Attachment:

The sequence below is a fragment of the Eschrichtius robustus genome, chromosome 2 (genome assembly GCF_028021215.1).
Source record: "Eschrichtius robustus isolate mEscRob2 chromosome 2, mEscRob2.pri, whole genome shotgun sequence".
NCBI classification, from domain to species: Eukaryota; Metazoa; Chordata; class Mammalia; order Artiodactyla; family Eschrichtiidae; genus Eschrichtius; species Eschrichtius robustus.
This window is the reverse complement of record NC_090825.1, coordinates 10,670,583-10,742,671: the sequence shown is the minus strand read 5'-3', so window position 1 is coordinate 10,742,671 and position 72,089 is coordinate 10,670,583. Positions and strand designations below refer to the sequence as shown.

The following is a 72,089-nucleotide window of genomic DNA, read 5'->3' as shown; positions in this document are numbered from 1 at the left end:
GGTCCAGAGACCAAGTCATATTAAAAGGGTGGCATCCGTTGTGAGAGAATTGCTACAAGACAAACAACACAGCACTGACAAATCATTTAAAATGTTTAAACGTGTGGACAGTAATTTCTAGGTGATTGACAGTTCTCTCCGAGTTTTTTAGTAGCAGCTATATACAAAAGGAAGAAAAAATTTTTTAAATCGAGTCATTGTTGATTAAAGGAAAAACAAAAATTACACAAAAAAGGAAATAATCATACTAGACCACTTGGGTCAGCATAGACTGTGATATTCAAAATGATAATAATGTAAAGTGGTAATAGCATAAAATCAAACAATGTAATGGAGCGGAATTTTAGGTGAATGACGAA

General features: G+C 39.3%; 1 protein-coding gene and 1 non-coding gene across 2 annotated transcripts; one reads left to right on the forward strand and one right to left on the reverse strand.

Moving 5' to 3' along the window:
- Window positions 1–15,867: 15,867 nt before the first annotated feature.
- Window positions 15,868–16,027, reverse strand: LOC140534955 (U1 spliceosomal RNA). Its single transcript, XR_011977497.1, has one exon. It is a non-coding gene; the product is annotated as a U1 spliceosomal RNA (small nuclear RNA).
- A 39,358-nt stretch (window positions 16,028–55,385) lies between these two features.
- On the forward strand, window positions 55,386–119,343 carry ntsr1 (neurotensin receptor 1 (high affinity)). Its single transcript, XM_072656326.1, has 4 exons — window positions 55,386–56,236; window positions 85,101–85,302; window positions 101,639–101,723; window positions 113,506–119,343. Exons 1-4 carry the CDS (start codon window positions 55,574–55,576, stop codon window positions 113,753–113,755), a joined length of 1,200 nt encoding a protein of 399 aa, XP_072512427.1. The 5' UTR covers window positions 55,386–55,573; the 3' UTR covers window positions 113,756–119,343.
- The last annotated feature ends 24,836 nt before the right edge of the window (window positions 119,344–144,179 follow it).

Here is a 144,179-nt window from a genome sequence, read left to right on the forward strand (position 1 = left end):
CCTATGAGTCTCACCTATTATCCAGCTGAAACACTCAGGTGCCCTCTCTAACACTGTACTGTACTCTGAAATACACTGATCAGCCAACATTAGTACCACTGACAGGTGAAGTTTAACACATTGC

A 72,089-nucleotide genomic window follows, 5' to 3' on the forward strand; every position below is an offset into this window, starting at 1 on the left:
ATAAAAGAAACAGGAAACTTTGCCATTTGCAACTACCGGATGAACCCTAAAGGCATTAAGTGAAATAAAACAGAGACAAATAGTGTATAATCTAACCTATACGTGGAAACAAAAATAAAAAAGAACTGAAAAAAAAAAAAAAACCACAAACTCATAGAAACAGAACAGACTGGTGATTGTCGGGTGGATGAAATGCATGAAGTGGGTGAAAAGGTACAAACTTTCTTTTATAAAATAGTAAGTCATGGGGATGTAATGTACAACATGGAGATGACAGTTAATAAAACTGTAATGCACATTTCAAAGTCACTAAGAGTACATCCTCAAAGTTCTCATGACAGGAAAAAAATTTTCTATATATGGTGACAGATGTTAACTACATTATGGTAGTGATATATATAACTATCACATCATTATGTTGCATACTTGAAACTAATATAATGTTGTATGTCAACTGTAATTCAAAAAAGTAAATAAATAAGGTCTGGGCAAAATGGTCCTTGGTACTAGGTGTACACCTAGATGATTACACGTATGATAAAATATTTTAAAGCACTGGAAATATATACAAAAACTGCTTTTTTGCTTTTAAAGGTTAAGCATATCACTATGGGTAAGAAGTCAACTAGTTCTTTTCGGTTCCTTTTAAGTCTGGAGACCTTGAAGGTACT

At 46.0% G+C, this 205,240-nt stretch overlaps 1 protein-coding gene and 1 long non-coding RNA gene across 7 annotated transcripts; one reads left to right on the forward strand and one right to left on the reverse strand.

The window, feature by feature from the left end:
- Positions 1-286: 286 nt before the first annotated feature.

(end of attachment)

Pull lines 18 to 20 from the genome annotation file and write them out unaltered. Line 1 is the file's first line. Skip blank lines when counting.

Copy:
At 46.0% G+C, this 205,240-nt stretch overlaps 1 protein-coding gene and 1 long non-coding RNA gene across 7 annotated transcripts; one reads left to right on the forward strand and one right to left on the reverse strand.

The window, feature by feature from the left end:
- Positions 1-286: 286 nt before the first annotated feature.